Tuesday, 8 November 2016


John Smith, Scot Eaton & Mike Barreiro Scarab (1994)
This one apparently wasn't sufficiently popular for a collected edition, obliging me to rebuy the original eight-issue series of which I think I read two or maybe three at the time. It seemed interesting, but I was going seriously off the boil with comics in general, and then I missed an issue and I couldn't be bothered to hunt down the rest. My more recent purchase came in the mail padded out with other comics the seller had given up trying to flog, thus defining them as pulp in the true sense of the term. One of these comics was the not conspicuously collectible first issue of DC's Blackhawk by Martin Pasko and Rick Burchett, which I mention as it seems vaguely relevent to Scarab.

This Blackhawk was the 1989 revival of something which had been popular in the forties, a practice which DC had really been hammering into the ground for much of the eighties - lame golden age also-rans which had worked fine in their day but looked otherwise ridiculous in the era of Watchmen. Of course, Watchman had been the same basic reinvention of vintage superheroes, the key to which was the reinvention - doing something which hadn't been done before rather than just digging the reader in the ribs and asking who remembers Tootsie Rolls with a cheeky wink. Some titles took the latter route with cornball stories, big grins, and stars and stripes aplenty; but All-Star Squadron seemed retarded even to me - a developmentally stunted teenager who would happily read almost anything featuring a flying guy with a cape, so God knows how it must have read to the eight-year olds for whom it had presumably been written. There's probably a limit to how much nostalgia a child born in the seventies is likely to feel for Lawrence Welk, women in cloche hats, and prohibition. The eighties Blackhawk looked dull beyond my imagining even at the time, and sure enough...

It's the big patriotic grin like a single tooth filling the full width of the hero's mouth, jazz on the radio, and a version of that eternal war against the Nazis which can never quite decide whether it's ironic or not. The original Blackhawks were a freelance team of fighter pilots accompanied by Chop-Chop, an absurd conglomeration of racist stereotypes - a buck-toothed yellow monkey who speakee rike this. I find it really difficult to see how anyone could have been left with much of a post-coital glow by the thing unless they somehow popped their cherry whilst reading an issue, which seems unlikely on the face of it; and yet here it was again like a Two Ronnies sketch that had taken itself too seriously, corny tips of the hat to an imaginary audience of OAPs alternating with scenes of the revisionist Blackhawks reading their own comic exploits and finding themselves appalled at both the racism and the political naiveté. The whole endeavour screams look, maybe someone will buy it...

My point is that I don't know what the point was.

Scarab began life as a revised Dr. Fate, Dr. Fate being a mystical superhero of the forties of the kind characterised by amusingly portentous dialogue and adventures involving pyramids. More recently he turned up in Alan Moore's Swamp Thing in which capacity he was reasonably entertaining. John Smith's proposed narrative was full of shagging and even some bumming, which I guess DC comics saw as being at odds with whatever nostalgia might be tapped by the revival of yet another caped dude of yesteryear, so Smith switched the plates and came up with this.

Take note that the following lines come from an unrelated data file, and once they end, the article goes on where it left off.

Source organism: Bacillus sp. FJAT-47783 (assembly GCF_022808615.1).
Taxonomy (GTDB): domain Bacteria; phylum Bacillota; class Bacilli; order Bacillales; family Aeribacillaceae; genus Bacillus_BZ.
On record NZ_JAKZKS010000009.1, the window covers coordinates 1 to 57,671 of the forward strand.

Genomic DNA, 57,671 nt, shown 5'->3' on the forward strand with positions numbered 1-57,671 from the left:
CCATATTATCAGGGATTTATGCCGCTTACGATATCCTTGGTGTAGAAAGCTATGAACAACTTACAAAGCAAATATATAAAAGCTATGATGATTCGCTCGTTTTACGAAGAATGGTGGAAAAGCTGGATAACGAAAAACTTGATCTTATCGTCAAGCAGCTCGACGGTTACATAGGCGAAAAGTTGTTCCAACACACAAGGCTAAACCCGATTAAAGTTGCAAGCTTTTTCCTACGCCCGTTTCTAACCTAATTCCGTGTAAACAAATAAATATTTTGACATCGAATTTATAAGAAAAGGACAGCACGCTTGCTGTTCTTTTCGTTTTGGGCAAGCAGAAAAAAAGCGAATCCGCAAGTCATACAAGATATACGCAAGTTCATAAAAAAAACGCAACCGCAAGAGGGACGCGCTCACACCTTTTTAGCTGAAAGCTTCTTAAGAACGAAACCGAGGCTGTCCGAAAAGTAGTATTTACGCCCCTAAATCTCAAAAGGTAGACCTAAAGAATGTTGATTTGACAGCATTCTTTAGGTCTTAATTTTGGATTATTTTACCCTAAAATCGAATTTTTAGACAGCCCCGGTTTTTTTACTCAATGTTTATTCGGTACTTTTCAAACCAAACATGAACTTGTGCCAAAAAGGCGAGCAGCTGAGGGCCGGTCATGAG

Scarab is as intriguing as I remember, and better read in a single sitting than monthly instalments during which all momentum becomes bogged down with imagery. Smith was going, I presume, for a sort of atmospheric overload with vivid Burroughsian text scattered across the pages in something approaching stream of consciousness, using artwork to dilute the onslaught as much as illustrate it. The word count is high, and not all of it is to be taken as a literal reference to anything. At least some simply establishes mood, even the dialogue:

The screech of fingernails on a blackboard... skinny boys salivating over broken glass... love amongst the set squares and protractors...

For the sake of argument, you might call it John Smith doing a Doom Patrol, although he was always very much his own writer. The problem with Scarab, and I suspect why it never went further than these eight issues, is that with John Smith being very much his own writer, they really should
have just let him loose on Dr. Fate; because it reads as Dr. Fate with the serial numbers filed off, but we're stuck with a new and unfamiliar dude resembling H.R. Giger's idea of a superhero which is a lot more distracting than a warped version of something familiar would have been. The narrative seems almost at odds with its star, particularly when out of costume he's just another body builder with a mullet and not much in the way of personality beyond a love of justice 'n' shit. We're left with the impression that Smith felt the same way by the end, particularly when he throws in a couple of characters from his Indigo Prime strip in 2000AD, possibly as a means of keeping himself interested.

Scarab is potentially as rich as any novel I've read, but remains forever hamstrung by the creative identity crisis surrounding its main character, which is a great shame because I'm sure it could have been as big as Moore's Swamp Thing. Maybe with a bit more time, it would have found its stride.

1 comment:

  1. Been meaning to dig out my own copies for a reread for some time now. I remember enjoying it at the time, and disappointed that it didn't lead to John Smith doing more work for Vertigo. Still, america's loss was 2000AD's gain with the likes of Devlin Waugh and more Indigo Prime.